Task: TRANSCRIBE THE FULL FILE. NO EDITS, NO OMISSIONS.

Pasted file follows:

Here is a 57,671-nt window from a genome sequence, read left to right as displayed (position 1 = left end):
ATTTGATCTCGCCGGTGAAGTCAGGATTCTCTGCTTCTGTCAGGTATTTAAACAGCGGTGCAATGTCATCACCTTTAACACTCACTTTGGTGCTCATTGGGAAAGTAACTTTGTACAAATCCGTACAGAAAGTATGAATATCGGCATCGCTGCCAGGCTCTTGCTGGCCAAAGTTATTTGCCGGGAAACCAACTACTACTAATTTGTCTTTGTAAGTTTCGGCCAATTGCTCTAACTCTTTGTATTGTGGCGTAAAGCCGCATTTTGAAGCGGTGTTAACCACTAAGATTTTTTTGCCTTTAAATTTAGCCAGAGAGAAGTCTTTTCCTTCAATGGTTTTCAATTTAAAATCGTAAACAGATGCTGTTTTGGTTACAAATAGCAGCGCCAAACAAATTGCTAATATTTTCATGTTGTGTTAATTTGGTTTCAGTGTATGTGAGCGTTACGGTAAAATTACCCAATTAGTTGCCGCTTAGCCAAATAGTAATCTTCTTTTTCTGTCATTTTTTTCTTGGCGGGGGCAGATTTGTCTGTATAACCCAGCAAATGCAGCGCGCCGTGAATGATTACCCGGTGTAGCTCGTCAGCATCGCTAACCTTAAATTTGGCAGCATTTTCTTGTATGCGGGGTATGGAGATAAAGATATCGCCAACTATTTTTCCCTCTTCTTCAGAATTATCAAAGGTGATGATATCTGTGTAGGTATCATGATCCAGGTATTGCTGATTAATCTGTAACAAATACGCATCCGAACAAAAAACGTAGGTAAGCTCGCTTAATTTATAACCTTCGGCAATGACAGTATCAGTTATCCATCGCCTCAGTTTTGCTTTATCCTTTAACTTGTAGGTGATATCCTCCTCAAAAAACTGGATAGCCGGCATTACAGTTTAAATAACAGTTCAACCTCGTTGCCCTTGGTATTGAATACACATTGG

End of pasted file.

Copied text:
Here is a 57,671-nt window from a genome sequence, read left to right as displayed (position 1 = left end):
ATTTGATCTCGCCGGTGAAGTCAGGATTCTCTGCTTCTGTCAGGTATTTAAACAGCGGTGCAATGTCATCACCTTTAACACTCACTTTGGTGCTCATTGGGAAAGTAACTTTGTACAAATCCGTACAGAAAGTATGAATATCGGCATCGCTGCCAGGCTCTTGCTGGCCAAAGTTATTTGCCGGGAAACCAACTACTACTAATTTGTCTTTGTAAGTTTCGGCCAATTGCTCTAACTCTTTGTATTGTGGCGTAAAGCCGCATTTTGAAGCGGTGTTAACCACTAAGATTTTTTTGCCTTTAAATTTAGCCAGAGAGAAGTCTTTTCCTTCAATGGTTTTCAATTTAAAATCGTAAACAGATGCTGTTTTGGTTACAAATAGCAGCGCCAAACAAATTGCTAATATTTTCATGTTGTGTTAATTTGGTTTCAGTGTATGTGAGCGTTACGGTAAAATTACCCAATTAGTTGCCGCTTAGCCAAATAGTAATCTTCTTTTTCTGTCATTTTTTTCTTGGCGGGGGCAGATTTGTCTGTATAACCCAGCAAATGCAGCGCGCCGTGAATGATTACCCGGTGTAGCTCGTCAGCATCGCTAACCTTAAATTTGGCAGCATTTTCTTGTATGCGGGGTATGGAGATAAAGATATCGCCAACTATTTTTCCCTCTTCTTCAGAATTATCAAAGGTGATGATATCTGTGTAGGTATCATGATCCAGGTATTGCTGATTAATCTGTAACAAATACGCATCCGAACAAAAAACGTAGGTAAGCTCGCTTAATTTATAACCTTCGGCAATGACAGTATCAGTTATCCATCGCCTCAGTTTTGCTTTATCCTTTAACTTGTAGGTGATATCCTCCTCAAAAAACTGGATAGCCGGCATTACAGTTTAAATAACAGTTCAACCTCGTTGCCCTTGGTATTGAATACACATTGG